If a loved one is in a memory care facility and they are taking care of the Activities of Daily Living (ADLs), bathing, dressing , toileting, transfers, grooming, feeding, who takes care of the other needs? What resources are available to find optometrist, podiatrist, and dentist when someone has cognitive impairment and cannot leave the facility?

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My 94 y/o mother lives in a Memory Care ALF for the past 2 years & since she's wheelchair bound, I do not take her out of there for appointments; it's just too much of a burden to do so for many reasons.

A podiatrist comes into the MC regularly to cut mom's toenails. When she has a dental need, there is a traveling dentist who also comes in as needed. I will tell you it's quite a bit more expensive than the regular dentist b/c they charge a lot for each travel visit in addition to the dental services. I make arrangements for that dentist to do so via the nurse who works at the MC where mom lives. She broke her eyeglasses a couple of months ago, so I took them from her, went back to the optometrist's office where she got them originally, and chose another set of frames that the lenses would fit into. The new glasses were made for me on the spot. There is also a doctor who comes in weekly to visit the residents, so I signed up for that service as well. If my mother has an issue that the visiting doctor cannot address, it's off to the ER we go.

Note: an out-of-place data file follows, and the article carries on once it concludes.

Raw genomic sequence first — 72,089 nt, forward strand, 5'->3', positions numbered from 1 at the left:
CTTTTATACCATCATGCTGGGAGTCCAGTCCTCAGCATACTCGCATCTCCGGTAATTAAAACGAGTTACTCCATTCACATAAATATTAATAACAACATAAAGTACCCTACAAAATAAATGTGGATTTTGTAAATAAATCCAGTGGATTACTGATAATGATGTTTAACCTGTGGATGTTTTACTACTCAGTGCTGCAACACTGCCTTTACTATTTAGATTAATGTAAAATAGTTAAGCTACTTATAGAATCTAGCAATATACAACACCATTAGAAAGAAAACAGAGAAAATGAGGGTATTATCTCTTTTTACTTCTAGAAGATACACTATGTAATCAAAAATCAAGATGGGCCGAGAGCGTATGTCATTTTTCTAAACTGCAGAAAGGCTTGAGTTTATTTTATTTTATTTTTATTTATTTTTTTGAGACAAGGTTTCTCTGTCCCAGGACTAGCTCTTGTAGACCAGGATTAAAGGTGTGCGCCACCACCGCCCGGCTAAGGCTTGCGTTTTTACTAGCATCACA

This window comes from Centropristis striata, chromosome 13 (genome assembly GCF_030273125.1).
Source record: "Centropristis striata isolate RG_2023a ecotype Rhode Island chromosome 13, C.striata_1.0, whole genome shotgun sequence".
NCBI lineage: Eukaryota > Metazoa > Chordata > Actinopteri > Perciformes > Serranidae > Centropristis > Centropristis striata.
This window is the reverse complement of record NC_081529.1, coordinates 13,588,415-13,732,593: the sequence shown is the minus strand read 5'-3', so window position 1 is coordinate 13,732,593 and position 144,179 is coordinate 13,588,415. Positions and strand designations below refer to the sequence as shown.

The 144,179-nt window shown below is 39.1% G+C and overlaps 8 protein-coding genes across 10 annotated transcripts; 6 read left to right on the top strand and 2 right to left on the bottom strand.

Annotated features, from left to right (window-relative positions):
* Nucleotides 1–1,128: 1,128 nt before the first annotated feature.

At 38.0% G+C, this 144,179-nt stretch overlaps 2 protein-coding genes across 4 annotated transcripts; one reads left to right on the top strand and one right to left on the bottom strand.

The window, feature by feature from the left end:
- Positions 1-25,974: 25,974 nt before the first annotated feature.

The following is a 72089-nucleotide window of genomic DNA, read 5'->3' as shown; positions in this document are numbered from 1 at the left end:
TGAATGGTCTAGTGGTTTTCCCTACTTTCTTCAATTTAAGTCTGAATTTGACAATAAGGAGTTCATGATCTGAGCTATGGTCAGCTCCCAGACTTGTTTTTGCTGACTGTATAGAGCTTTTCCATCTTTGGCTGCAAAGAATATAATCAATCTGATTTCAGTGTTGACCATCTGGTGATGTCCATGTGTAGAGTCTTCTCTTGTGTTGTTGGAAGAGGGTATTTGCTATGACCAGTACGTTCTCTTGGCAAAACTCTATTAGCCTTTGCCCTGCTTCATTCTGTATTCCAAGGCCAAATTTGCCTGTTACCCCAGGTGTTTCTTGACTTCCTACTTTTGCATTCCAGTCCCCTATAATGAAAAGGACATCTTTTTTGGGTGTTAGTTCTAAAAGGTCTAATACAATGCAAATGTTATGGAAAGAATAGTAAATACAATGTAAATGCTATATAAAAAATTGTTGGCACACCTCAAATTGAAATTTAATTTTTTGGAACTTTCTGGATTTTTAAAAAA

Get in touch with the Executive Director or the nurse in charge of your loved one's MC and have a chat about your questions. Get everything you can set up in advance so you'll have the least difficulty in the future.

Good luck!
Helpful Answer (1)
Reply to lealonnie1

I live in assisted living and I personally take care 99.9% of my needs. I would never trust them to do it correctly based on experiences that are not good. I take care of myself or lord help me. I assume in memory care with no brains left, the staff has to do it - the family can get involved to make sure it is done.
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Reply to Riley2166
lealonnie1 17 hours ago
My mother lives in a Memory Care ALF and guess what? She DOES have 'brains left'. What a rude thing to say Riley/Rusty. I also wonder why you choose to stay in a facility that you have no trust in and have had 'not good experiences' with? Sounds like you should have 'the brains left' to find a better ALF for yourself.
Imho, you should direct these questions to the MC facility.
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Reply to Llamalover47

Many facilities have Podiatrists that make rounds.
As far as eye exams and dental visits you make arrangements to get your loved one to the appointment. If you can not transport them there are medical transportation companies. Often facilities will also provide transportation to local appointments.